Shippo is a startup that deserves long-term consideration but is presently too small to pose a significant threat to Stamps. Like STMP, Shippo has a PC Postage license, enabling it to offer competitive discounts on USPS postage. The company sells an Application Programming Interface, or API, as basically its only product (obviously unlike Stamps.com). Its API is more sophisticated that STMPs, and APIs will likely play an important role in the industry's future. In the medium term, however, robust demand for STMP's software as a service offerings will continue to exist. And at present, Shippo is too small to spend what it would need to on business development to compete with STMP on marketplace integrations and high-volume shippers. It recently received $7 million in A-series VC funding and in value of packages shipped STMP is well over 100x what Shippo does.
III. STMP is well-positioned to take advantage of a surge in e-commerce given favorable macro trends in ecommerce and its dominance among USPS parcels
STMP will benefit from robust macro growth projected in the ecommerce sector. Since 2013, non-travel ecommerce sales have climbed 47% in a trend that seems likely to continue, according to Bloomberg. Even better for Stamps.com, those numbers are driven mostly by an increase in the number of transactions (up 23%) and number of buyers (up 18%). There are more packages to ship. This trend is also reflected in rising mailing and shipping revenues amongst the top four shippers by volume: at UPS, DHL, FedEx, and the USPS, these have climbed an average of 6% from 2015 to 2016. Topline revenue growth obviously boosts STMP's revenues directly. Perhaps more importantly, these carriers' increasing focus on ecommerce will help STMP increase its percentage share of these shippers' shipping revenues. Right now, STMP currently accounts for only 4% of those top four carriers' revenue, so there is a great deal of room to grow.
STMP will benefit in particular from the USPS's decision to increase its focus on ecommerce. Most of Stamps.com's revenues still come from its USPS business, and it's most competitive there. The PC Postage license enables it to offer discounts on postage, sign negotiated service agreements (NSAs) with resellers, and offer a USPS API. When USPS ecommerce does well, Stamps does even better. Right now, the trends are positive: it has 56.6% of total parcel delivery volume and its revenue growth in parcels in Q3-2016 y/y was 18%. USPS is focusing more on ecommerce: it has committed to doubling its packaging capacity and has put out a contract for larger trucks to handle more packages. Because USPS trucks have to stop at every house in the country daily to deliver mail, they have a capacity to take an ecommerce order the last mile to a customer's home which is unmatched by private-sector competitors.
IV. STMP's past and future acquisitions will also drive EBITDA growth through synergies, organic growth among high-volume shippers, and customer base growth.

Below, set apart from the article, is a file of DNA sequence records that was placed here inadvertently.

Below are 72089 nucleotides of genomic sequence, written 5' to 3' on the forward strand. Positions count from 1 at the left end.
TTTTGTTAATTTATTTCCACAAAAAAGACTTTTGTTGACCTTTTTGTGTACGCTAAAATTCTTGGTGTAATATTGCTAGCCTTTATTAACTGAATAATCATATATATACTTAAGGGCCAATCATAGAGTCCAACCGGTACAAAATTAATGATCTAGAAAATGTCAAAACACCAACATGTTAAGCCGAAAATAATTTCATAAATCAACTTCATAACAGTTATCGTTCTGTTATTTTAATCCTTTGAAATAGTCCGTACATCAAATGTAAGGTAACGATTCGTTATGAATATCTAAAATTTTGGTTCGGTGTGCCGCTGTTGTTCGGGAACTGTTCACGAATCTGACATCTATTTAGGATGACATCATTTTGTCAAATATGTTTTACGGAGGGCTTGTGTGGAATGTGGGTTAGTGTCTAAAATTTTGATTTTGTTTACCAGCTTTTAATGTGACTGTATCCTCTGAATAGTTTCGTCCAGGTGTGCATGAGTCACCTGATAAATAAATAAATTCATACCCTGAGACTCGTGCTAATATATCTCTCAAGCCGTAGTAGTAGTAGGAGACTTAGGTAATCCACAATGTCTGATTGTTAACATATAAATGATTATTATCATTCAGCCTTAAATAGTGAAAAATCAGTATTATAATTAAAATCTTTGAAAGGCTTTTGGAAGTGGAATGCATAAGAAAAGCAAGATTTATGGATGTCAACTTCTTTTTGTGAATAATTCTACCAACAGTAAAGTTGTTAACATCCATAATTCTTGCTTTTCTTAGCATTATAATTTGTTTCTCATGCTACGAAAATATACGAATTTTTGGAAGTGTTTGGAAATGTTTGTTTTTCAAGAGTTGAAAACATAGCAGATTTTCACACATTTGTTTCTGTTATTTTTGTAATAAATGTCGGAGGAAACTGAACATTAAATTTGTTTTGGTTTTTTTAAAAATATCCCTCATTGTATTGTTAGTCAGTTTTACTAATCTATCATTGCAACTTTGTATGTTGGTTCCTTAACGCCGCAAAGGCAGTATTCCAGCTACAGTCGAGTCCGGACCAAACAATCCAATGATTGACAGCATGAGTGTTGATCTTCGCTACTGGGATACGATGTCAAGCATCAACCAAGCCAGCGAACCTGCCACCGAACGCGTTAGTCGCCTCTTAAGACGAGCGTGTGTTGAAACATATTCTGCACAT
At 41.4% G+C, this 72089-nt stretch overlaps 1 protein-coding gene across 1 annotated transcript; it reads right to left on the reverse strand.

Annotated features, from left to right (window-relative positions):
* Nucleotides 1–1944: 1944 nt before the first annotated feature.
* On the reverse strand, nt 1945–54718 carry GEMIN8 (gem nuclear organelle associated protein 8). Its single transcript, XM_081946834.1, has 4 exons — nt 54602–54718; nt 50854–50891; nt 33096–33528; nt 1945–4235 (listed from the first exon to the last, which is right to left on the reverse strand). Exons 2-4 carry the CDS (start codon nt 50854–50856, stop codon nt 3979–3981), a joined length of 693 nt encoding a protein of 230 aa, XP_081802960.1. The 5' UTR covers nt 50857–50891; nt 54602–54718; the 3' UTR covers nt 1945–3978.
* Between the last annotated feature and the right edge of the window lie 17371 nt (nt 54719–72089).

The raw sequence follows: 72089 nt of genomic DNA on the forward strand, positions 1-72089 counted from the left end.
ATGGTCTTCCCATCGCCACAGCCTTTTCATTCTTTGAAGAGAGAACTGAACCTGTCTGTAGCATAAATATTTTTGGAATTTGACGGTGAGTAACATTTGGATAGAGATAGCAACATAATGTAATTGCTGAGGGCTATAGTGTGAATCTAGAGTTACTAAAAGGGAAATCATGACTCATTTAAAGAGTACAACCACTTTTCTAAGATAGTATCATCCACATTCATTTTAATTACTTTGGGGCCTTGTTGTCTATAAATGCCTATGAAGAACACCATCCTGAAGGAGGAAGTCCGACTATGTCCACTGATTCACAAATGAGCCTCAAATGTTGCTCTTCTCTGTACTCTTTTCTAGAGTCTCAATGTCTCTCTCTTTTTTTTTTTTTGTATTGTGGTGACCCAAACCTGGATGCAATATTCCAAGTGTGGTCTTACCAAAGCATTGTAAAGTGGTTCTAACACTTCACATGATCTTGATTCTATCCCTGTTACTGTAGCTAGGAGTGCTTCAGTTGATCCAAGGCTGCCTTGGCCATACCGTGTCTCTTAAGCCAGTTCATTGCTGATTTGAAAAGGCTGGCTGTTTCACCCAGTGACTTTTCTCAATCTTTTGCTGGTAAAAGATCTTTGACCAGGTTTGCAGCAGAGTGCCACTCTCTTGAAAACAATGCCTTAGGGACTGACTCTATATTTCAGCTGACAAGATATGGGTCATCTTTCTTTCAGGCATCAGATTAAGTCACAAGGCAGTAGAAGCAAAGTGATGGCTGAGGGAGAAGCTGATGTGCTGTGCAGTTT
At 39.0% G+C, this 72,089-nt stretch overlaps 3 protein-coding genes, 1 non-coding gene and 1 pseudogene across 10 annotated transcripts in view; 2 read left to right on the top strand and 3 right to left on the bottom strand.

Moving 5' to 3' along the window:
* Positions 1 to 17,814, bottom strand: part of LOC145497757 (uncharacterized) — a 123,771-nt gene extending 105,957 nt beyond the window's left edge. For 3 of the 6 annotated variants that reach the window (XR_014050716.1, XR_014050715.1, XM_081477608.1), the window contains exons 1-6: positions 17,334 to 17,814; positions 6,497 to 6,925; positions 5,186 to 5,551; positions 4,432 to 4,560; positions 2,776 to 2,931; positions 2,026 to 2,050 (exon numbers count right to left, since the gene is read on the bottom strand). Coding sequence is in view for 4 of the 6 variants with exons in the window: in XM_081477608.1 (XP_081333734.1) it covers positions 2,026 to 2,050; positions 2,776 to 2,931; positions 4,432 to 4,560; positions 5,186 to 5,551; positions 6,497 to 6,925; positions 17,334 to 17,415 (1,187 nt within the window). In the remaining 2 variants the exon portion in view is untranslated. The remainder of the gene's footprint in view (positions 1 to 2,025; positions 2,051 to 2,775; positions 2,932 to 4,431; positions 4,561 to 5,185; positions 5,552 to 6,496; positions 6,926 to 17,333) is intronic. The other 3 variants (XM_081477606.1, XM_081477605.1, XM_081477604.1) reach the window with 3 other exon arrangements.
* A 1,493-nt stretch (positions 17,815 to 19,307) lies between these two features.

Stamps made a major acquisition of Endicia in November 2015. It is still realizing revenue synergies from the deal. Endicia will also drive organic growth at the high-volume end of the market, where STMP had not previously competed.
Future acquisitions should also drive revenue growth. Future acquisitions, like previous ones, will likely be aimed at adding to STMP's customer base. STMP has thus far been successful at maintaining/increasing ARPU as it has brought on new customers through acquisitions so an overall increase in revenue is likely. Additionally, consolidation and a larger customer base should give STMP more vertical market power (see above) which should also help revenues.
V. Concerns about cancellation of Stamps' reseller NSAs have pushed prices down but evidence is that the USPS approves of how STMP uses the reseller program so those claims look unfounded.
Stamps has close relationships with seven firms who aggregate customers and resell them USPS postage at lower rates through individually-negotiated service agreements (NSAs). Recent short reports charged that Stamps' use of reseller agreements was illegitimate and that one or more agreements might be cancelled.
Industry experts have largely debunked this claim. To boost its own margins, the USPS needs to grow volumes in priority mail and first-class packages, where it competes against private-sector carriers. However, while private competitors negotiate discounted rates with merchants to gain market share, each change to USPS pricing must be individually approved by regulators. USPS's way around this problem is to offer discounts to PC Postage vendors like Stamps, which then has the flexibility to negotiate discounts. Additionally, USPS knows Stamps.com offers lower labor costs and better customer service than it can. Far from violating the rules, the reseller agreements are working as the USPS needs them to. Second, STMP's management has attested that no single reseller accounts for 10% of their Also, if one agreement was cancelled, it would likely migrate to another reseller with a relationship with STMP, so net impact to revenue would be minimal.
Shorts also claimed that Stamps was pocketing all of the spread between the discounted postage they bought and what they sold it for, which also endangered the reseller agreement. This, they claimed, explained why USPS growth in those sectors was lackluster: 1.3% while industry-wide it was 4%.
STMP management linked the fall-off in the relevant mail classes to the USPS' one-time adjustment of weight ranges in January. Volume had migrated to other classes. Also, volumes for parcel services and first-class mail, the other two categories in which Stamps competes, were up on the quarter, while volumes for all three were up on the year. Revenues for all three were also up. STMP also made the point that reseller comprises such a small part of overall postal volumes that it cannot account by itself for quarterly shifts in volumes and revenue.
Assuming a 20% CAGR for revenue in the next two years with a 40% adjusted EBITDA margin and a 11x EV/EBITDA multiple, the projected stock price is $115, representing 20% upside from today's price.
Below is a quick comparison sheet for STMP.
Disclosure: I am/we are long STMP.
I wrote this article myself, and it expresses my own opinions. I am not receiving compensation for it (other than from Seeking Alpha). I have no business relationship with any company whose stock is mentioned in this article.